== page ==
Adam Zibler (GM) was great to meet too, because we find ourselves in Thailand often. If I ever lost my job, it’s probably where we would find ourselves hanging out for a year while we figure things out. When you know a General Manager of a property like this one, it makes your stay so much easier. Not because you would ask for him to assist you with a bunch of things, but just a simple “Hi” in the lobby reminds you that if you really did need anything, you could just call and it would be taken care of. It also puts a face to the hotel and reminds you that there is someone who cares whether they are getting it right or wrong. Here it’s Adam and he’s the real deal. He is also from the Midwest in the US so it felt like home when we were checking in.
The Diamond Suite Upgrade
We applied a DIAX (that’s Hyatt speak for a Diamond Suite upgrade) one of four given to Diamond members each year, good for up to 6 nights in a suite at a regularly paid rate (or points plus cash rate). The room itself was setup spaciously and the upgrade was easy enough to request from reservations. This is not always the case, but the hotel had the space and we appreciated the opportunity to use our upgrade for a stay longer than just a couple of nights which is our usual situation.
There was a pull out couch, and several chairs in the living room. It had a separate closed door from the bedroom which was great because my brother and mother were staying elsewhere in the hotel, and if we were still getting ready before heading out, they could wait in there without it being awkward. There was some fruit on the table and each afternoon staff would stop by with a new snack from the bakery downstairs.
(That’s a rollaway they brought for our daughter, “Just in case”)
Per the Hyatt standard there was an amazing coffee machine in the room, tucked into a drawer along with some cutlery and flatware. There was also a mini fridge which had sensors for items that had been extracted. We simply slid in bottle after bottle of water on top of the bottles of Coke and this worked fine for us. We are not huge fans of the removal detection mini fridges not because we don’t want to be charged for goods we don’t replace, but rather because we can’t store much of anything else in there making the benefit of having a mini fridge fairly minimal to us.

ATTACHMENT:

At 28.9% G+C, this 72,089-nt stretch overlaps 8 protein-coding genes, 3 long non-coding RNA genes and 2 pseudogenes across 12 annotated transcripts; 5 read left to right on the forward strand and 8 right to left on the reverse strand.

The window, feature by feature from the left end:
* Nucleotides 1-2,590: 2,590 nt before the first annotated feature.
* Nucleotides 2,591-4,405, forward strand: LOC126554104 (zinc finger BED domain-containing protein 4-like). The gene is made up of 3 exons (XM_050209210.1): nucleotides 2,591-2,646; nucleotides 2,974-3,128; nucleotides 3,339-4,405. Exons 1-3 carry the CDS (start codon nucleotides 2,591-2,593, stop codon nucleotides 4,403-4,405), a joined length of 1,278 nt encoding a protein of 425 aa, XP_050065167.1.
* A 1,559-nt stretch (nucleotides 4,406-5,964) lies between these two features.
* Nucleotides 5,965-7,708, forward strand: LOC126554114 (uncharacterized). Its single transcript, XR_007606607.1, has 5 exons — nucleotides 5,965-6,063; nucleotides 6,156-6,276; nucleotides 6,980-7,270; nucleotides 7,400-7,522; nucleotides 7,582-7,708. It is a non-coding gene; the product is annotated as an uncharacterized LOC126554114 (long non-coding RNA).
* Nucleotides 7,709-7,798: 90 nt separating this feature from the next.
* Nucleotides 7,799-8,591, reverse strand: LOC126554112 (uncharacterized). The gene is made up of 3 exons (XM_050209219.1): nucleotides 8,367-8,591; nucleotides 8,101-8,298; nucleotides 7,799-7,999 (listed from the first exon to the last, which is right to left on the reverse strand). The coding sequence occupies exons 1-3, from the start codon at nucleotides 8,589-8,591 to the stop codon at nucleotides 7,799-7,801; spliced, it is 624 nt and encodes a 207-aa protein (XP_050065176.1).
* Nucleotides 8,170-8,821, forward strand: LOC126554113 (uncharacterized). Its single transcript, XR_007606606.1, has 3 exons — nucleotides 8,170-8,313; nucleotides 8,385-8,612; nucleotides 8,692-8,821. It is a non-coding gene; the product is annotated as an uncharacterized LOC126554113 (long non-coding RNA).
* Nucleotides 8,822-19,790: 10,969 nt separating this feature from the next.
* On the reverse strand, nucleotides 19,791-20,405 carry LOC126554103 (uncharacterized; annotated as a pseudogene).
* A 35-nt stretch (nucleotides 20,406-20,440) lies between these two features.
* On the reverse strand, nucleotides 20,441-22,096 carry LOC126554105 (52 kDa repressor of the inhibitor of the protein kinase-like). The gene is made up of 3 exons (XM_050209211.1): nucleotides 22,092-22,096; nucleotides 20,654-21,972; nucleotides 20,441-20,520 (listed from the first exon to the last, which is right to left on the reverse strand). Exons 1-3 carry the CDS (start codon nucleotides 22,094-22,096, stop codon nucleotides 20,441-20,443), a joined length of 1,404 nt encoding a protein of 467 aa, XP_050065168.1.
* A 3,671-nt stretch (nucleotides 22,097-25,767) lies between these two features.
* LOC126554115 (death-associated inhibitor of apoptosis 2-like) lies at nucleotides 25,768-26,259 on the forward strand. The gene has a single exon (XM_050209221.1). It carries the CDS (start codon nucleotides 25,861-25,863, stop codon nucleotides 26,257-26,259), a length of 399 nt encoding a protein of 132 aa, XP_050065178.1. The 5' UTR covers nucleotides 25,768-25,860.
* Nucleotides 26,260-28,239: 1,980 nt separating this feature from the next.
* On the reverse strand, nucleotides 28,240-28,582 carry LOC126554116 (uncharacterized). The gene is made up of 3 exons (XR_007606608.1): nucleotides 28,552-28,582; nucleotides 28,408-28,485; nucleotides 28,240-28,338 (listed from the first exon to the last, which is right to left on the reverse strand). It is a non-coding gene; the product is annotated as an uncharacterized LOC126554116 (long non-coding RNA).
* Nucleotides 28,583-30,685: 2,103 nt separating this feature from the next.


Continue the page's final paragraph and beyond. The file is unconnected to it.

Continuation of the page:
There was a sizable desk from which I was able to take care of some work matters and it was large enough for both computers to comfortably sit open on the table, an important distinction for me. Big windows covered one wall of the room and offered views of the city, specifically of the BTS train line which was something I enjoyed being that I am such a fan of anything Bangkok.
From the Living Room into the bedroom was a full wall and door allowing us to have private space while we could use the living room space for entertaining my mother and brother without them seeing our underwear. Entering the room, to the left was the bed, there was a large vanity (where the Sherpita) tried on necklaces and windows over looking the pool. The bedroom was spacious and to a high standard, but the most important part was that it was fully separate from the rest of the space and we slept great. There were blackout shades that covered the colorful LCD displays beaming from buildings around, but in the evening made for a fantastic cityscape outside.
The bathroom was fantastic. I have written before about how nearly all bathrooms in US owned Asian located hotels seem to be on another level, this one was a step above. There was a space age toilet equipped with a heater, bi-directional bidet (that’s front and back for the readers at home) and a bunch of other functions I chose not to operate. The toilet was in a separate closed door water closet which again, is helpful when traveling with others. There was a full jacuzzi tub and separate shower (not over tub!) that appeared large enough for two people We did not confirm this ourselves (the Sherpstress prefers temperatures for her showers at “lava hot”, while I am more of a “hot is just fine for me” kind of guy).
The double vanity was massive and made it easy for both of us to get ready before heading to dinner. You might not usually book a room based on the bathroom, and coming from a guy it might seem strange to recommend it based on that, but this was a fantastic trait to the room and demonstrated the high level of detail of the property as a whole.
There is a lot more to say about this property so watch for the rest of the trip report to follow in the days to come…